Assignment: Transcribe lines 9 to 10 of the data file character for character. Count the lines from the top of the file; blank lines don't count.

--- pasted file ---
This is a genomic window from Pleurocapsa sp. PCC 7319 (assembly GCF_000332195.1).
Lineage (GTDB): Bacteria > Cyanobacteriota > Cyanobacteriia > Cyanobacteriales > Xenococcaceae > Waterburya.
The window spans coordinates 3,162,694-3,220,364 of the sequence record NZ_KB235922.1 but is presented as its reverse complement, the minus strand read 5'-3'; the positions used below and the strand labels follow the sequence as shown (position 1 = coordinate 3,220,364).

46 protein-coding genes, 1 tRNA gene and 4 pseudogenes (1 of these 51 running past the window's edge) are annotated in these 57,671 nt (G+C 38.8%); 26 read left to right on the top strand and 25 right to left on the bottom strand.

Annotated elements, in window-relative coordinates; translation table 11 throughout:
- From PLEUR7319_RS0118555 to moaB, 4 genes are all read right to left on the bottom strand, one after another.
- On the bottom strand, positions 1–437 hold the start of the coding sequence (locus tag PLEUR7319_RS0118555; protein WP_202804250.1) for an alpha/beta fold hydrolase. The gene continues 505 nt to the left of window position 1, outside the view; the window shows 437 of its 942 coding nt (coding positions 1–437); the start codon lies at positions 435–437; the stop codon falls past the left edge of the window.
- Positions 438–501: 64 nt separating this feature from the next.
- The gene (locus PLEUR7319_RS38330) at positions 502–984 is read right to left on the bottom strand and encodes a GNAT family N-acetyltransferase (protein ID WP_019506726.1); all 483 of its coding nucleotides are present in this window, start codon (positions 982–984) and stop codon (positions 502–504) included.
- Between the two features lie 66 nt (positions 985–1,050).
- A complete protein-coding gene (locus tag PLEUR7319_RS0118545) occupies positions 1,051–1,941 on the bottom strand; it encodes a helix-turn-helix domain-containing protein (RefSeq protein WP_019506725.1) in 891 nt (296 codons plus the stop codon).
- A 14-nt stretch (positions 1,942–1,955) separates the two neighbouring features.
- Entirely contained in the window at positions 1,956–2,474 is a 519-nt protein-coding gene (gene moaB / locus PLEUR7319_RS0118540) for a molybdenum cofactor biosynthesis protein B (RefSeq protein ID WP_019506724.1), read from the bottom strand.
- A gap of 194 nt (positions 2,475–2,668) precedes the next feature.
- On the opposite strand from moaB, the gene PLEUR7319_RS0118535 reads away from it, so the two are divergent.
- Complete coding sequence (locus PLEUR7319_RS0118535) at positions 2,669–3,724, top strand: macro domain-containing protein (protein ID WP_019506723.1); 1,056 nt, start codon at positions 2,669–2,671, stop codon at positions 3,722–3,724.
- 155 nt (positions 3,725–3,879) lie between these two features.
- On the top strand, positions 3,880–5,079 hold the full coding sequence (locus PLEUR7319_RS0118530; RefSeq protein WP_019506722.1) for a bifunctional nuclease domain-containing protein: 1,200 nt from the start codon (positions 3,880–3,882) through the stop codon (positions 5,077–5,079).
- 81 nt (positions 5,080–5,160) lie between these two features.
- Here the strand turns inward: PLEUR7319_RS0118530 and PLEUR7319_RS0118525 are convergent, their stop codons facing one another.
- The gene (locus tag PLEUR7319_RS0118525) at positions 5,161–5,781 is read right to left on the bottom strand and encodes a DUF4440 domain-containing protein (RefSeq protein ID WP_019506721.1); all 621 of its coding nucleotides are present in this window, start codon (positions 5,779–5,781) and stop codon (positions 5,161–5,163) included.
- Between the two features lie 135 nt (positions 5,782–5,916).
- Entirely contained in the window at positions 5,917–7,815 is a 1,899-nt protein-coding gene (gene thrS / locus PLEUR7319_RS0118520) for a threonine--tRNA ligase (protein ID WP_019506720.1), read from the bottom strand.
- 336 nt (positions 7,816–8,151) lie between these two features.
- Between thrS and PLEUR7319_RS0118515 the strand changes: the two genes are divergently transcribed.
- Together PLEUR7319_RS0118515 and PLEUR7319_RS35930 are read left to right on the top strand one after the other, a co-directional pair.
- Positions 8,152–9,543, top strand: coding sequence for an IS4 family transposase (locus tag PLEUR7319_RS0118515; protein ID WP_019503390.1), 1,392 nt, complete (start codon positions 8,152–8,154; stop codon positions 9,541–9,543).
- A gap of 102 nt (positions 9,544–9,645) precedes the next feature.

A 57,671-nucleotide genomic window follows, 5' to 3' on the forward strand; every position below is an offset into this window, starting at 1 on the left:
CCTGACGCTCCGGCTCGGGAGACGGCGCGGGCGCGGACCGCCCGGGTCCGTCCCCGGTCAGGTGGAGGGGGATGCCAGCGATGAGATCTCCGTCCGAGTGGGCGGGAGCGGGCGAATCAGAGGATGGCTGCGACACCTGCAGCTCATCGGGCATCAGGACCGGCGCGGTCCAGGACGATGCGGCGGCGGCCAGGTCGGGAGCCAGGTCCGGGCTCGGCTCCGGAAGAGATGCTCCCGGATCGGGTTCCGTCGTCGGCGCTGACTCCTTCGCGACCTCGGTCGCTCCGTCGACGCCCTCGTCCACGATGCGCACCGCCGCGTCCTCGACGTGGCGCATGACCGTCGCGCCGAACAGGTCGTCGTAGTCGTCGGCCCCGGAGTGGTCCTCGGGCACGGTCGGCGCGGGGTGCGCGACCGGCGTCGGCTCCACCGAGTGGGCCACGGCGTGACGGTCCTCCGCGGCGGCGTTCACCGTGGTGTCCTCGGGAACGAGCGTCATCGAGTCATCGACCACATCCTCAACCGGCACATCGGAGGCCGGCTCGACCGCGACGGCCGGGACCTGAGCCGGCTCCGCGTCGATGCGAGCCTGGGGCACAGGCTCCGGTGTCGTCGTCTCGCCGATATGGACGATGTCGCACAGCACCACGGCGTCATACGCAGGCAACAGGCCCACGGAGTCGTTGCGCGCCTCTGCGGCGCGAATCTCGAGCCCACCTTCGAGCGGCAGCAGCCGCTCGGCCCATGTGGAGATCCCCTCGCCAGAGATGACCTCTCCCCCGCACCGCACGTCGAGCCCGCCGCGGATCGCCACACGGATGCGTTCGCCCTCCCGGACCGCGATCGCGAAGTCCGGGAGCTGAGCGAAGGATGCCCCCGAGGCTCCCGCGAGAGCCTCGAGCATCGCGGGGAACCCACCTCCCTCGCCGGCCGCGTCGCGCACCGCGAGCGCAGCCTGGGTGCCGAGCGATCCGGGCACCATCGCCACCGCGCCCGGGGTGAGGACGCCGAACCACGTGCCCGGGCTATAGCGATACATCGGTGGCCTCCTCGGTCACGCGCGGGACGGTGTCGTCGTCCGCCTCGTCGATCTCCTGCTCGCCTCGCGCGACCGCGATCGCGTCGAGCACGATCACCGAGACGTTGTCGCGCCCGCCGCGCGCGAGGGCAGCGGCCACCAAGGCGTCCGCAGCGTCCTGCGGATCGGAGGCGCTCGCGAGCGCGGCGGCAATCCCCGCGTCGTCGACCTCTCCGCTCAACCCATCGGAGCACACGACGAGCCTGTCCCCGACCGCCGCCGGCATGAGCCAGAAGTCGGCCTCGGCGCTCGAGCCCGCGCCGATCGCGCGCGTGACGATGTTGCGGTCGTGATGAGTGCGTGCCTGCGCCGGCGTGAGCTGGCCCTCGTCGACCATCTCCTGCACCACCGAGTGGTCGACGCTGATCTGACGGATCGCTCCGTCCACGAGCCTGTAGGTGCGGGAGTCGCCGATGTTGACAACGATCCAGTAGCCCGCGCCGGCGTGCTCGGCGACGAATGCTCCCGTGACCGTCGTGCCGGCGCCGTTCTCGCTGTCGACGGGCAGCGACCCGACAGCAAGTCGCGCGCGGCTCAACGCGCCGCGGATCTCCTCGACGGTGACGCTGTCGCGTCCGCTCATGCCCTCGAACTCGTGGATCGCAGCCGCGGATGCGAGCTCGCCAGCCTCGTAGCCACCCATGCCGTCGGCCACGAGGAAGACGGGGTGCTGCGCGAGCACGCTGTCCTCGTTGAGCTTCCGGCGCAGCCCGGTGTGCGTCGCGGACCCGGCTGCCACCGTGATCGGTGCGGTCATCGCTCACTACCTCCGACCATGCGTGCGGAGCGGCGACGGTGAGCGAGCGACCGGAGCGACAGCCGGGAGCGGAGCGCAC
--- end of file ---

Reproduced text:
- The gene (locus PLEUR7319_RS38330) at positions 502–984 is read right to left on the bottom strand and encodes a GNAT family N-acetyltransferase (protein ID WP_019506726.1); all 483 of its coding nucleotides are present in this window, start codon (positions 982–984) and stop codon (positions 502–504) included.
- Between the two features lie 66 nt (positions 985–1,050).